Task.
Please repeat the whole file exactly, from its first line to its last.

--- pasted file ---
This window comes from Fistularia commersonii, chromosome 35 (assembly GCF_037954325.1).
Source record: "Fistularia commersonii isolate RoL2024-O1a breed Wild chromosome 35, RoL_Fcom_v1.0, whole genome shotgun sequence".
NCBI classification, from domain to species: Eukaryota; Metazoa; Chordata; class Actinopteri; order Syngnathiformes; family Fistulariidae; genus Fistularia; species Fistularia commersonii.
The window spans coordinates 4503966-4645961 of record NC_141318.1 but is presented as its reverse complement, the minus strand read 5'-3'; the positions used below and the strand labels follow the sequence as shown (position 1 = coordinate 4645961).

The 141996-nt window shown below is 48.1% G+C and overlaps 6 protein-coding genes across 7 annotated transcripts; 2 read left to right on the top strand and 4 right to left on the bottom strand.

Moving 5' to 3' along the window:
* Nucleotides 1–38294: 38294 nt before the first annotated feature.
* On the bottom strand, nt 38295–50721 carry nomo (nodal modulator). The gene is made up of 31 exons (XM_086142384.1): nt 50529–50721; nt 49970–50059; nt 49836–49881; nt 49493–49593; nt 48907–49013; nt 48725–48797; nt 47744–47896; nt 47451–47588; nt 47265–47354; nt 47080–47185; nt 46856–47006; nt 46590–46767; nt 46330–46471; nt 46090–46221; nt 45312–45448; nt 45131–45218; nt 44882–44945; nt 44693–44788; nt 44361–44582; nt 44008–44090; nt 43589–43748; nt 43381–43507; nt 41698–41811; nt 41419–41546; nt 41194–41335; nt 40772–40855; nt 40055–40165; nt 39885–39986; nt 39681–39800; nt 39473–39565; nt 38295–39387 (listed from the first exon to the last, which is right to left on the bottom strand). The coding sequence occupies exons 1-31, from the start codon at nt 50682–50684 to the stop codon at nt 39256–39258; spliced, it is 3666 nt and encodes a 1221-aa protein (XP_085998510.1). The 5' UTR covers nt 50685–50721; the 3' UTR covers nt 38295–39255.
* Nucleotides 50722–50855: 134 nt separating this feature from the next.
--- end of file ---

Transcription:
This window comes from Fistularia commersonii, chromosome 35 (assembly GCF_037954325.1).
Source record: "Fistularia commersonii isolate RoL2024-O1a breed Wild chromosome 35, RoL_Fcom_v1.0, whole genome shotgun sequence".
NCBI classification, from domain to species: Eukaryota; Metazoa; Chordata; class Actinopteri; order Syngnathiformes; family Fistulariidae; genus Fistularia; species Fistularia commersonii.
The window spans coordinates 4503966-4645961 of record NC_141318.1 but is presented as its reverse complement, the minus strand read 5'-3'; the positions used below and the strand labels follow the sequence as shown (position 1 = coordinate 4645961).

The 141996-nt window shown below is 48.1% G+C and overlaps 6 protein-coding genes across 7 annotated transcripts; 2 read left to right on the top strand and 4 right to left on the bottom strand.

Moving 5' to 3' along the window:
* Nucleotides 1–38294: 38294 nt before the first annotated feature.
* On the bottom strand, nt 38295–50721 carry nomo (nodal modulator). The gene is made up of 31 exons (XM_086142384.1): nt 50529–50721; nt 49970–50059; nt 49836–49881; nt 49493–49593; nt 48907–49013; nt 48725–48797; nt 47744–47896; nt 47451–47588; nt 47265–47354; nt 47080–47185; nt 46856–47006; nt 46590–46767; nt 46330–46471; nt 46090–46221; nt 45312–45448; nt 45131–45218; nt 44882–44945; nt 44693–44788; nt 44361–44582; nt 44008–44090; nt 43589–43748; nt 43381–43507; nt 41698–41811; nt 41419–41546; nt 41194–41335; nt 40772–40855; nt 40055–40165; nt 39885–39986; nt 39681–39800; nt 39473–39565; nt 38295–39387 (listed from the first exon to the last, which is right to left on the bottom strand). The coding sequence occupies exons 1-31, from the start codon at nt 50682–50684 to the stop codon at nt 39256–39258; spliced, it is 3666 nt and encodes a 1221-aa protein (XP_085998510.1). The 5' UTR covers nt 50685–50721; the 3' UTR covers nt 38295–39255.
* Nucleotides 50722–50855: 134 nt separating this feature from the next.